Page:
Party Regulation in Italy

Authors: Daniela R. Piccio | Published in: working paper series on the legal regulation of political parties, no. 35, July. | Date of publication: 2013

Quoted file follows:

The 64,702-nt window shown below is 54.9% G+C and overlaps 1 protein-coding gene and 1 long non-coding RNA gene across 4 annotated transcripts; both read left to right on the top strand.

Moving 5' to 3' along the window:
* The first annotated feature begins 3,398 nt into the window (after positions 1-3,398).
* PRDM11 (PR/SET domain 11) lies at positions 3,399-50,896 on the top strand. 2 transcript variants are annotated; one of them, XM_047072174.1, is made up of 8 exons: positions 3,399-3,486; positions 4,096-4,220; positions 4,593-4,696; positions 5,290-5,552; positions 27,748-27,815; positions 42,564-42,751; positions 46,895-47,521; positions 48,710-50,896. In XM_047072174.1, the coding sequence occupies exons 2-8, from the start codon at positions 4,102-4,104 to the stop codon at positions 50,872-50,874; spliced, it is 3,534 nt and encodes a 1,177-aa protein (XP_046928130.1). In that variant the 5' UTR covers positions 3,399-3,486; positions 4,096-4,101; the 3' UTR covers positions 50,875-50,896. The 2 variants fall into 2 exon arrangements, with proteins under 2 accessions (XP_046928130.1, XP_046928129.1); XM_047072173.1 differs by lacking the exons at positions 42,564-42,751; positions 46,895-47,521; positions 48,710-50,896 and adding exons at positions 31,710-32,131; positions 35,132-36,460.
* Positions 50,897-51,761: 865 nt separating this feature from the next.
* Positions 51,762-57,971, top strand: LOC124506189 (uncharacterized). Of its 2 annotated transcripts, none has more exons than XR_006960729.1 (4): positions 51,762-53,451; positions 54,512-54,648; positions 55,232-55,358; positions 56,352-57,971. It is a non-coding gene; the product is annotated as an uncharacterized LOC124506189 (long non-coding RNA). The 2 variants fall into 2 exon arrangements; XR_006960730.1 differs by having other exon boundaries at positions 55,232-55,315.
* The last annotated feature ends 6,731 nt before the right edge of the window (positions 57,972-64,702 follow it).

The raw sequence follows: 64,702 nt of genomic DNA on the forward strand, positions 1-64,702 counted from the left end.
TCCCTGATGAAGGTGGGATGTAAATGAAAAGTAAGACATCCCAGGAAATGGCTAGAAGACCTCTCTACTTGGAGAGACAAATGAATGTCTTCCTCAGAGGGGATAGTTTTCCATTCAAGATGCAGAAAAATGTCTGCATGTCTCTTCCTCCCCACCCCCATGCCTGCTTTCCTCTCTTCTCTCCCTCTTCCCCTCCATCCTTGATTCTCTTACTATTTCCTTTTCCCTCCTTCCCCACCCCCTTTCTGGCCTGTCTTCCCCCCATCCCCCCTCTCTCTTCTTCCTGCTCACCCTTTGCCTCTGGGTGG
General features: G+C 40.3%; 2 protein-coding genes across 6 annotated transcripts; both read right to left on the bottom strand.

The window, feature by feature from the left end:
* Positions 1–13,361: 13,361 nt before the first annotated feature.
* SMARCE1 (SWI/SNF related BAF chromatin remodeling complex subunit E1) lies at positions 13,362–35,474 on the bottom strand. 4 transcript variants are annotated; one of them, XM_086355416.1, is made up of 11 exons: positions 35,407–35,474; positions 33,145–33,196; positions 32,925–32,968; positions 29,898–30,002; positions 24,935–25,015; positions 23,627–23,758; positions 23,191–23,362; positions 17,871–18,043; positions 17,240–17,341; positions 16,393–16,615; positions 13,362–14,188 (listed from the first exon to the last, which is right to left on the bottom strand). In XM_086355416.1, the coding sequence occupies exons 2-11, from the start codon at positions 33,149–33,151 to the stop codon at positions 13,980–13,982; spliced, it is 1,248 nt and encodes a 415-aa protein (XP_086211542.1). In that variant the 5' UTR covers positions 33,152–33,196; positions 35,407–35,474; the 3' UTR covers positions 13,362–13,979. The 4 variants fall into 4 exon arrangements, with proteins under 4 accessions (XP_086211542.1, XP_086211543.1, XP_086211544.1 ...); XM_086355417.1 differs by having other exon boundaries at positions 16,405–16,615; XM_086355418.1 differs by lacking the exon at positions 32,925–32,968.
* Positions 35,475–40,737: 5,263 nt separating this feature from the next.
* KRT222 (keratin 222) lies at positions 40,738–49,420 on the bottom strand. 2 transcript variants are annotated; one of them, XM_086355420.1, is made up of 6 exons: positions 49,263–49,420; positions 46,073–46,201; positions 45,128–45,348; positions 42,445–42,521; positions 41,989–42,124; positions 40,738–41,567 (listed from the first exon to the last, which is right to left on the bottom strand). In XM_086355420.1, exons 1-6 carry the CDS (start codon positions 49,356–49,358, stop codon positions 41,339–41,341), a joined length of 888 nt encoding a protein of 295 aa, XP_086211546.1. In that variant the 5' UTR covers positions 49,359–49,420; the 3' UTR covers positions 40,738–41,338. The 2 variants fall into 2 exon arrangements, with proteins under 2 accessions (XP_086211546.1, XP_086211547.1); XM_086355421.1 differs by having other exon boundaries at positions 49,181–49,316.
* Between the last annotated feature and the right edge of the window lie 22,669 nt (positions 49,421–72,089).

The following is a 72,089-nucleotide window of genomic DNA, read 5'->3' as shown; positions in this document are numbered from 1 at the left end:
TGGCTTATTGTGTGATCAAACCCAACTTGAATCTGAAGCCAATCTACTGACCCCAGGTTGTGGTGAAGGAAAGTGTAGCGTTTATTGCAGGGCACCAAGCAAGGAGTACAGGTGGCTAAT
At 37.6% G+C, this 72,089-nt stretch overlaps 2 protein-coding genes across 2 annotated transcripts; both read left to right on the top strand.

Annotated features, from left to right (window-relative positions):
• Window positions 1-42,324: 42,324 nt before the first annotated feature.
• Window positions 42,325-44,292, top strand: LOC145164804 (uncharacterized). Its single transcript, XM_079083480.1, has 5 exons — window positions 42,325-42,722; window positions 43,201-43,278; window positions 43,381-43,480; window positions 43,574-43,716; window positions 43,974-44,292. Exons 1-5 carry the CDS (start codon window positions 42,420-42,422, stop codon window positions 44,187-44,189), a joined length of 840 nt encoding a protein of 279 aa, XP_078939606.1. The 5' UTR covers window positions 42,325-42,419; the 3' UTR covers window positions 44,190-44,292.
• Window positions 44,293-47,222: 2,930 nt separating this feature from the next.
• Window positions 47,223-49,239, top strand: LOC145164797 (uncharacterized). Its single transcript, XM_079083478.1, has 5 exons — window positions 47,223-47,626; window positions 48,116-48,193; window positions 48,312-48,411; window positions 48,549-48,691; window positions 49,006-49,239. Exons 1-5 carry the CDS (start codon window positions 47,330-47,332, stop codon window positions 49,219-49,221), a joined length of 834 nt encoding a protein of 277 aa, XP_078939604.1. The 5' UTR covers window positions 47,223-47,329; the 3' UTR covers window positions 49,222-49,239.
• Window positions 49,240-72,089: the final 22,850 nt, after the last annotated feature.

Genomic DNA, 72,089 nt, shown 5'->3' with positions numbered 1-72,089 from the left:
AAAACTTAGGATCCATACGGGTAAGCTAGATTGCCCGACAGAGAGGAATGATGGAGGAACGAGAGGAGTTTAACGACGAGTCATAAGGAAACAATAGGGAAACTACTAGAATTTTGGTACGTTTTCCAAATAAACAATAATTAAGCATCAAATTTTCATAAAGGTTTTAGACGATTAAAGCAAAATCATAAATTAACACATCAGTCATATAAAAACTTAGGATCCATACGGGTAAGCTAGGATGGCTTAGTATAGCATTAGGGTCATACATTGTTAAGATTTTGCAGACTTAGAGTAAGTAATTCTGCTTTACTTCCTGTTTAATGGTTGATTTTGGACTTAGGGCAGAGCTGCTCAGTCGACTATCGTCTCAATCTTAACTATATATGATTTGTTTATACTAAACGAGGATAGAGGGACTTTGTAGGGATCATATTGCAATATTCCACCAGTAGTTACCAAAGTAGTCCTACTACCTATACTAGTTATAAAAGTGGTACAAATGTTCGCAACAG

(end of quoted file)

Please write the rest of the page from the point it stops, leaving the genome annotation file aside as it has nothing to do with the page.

This article looks at party regulation as a dependent variable: what factors drive the evolution of party regulation? This question is addressed within the theoretical debate on the role of party regulation in modern democracies and on the alleged self-serve mechanisms that rules on political parties - and party finance rules in particular - have brought about. Italy makes a particularly good case to observe since the discussion on party regulation in this country has a long history, which started in the Constitutional Assembly of 1946 and has remained high on the political and public agenda ever since. Since the establishment of the Republic, Italy has repeatedly debated its system of political finance, the interpretation of the constitutional provisions on political parties, and the question whether to establish a party law. Moreover, Italy provides a dramatic cases of political corruption and party finance scandals that have damaged the reputation, credibility and legitimacy of an entire political class, leading to the dismantling of its party system in the early 1990s, and to growing anti-party sentiments in the society. Have societal and political factors influenced the evolution of political finance regulation, or are self-serve mechanisms the primary drive explaining the behavior of the Italian legislators?


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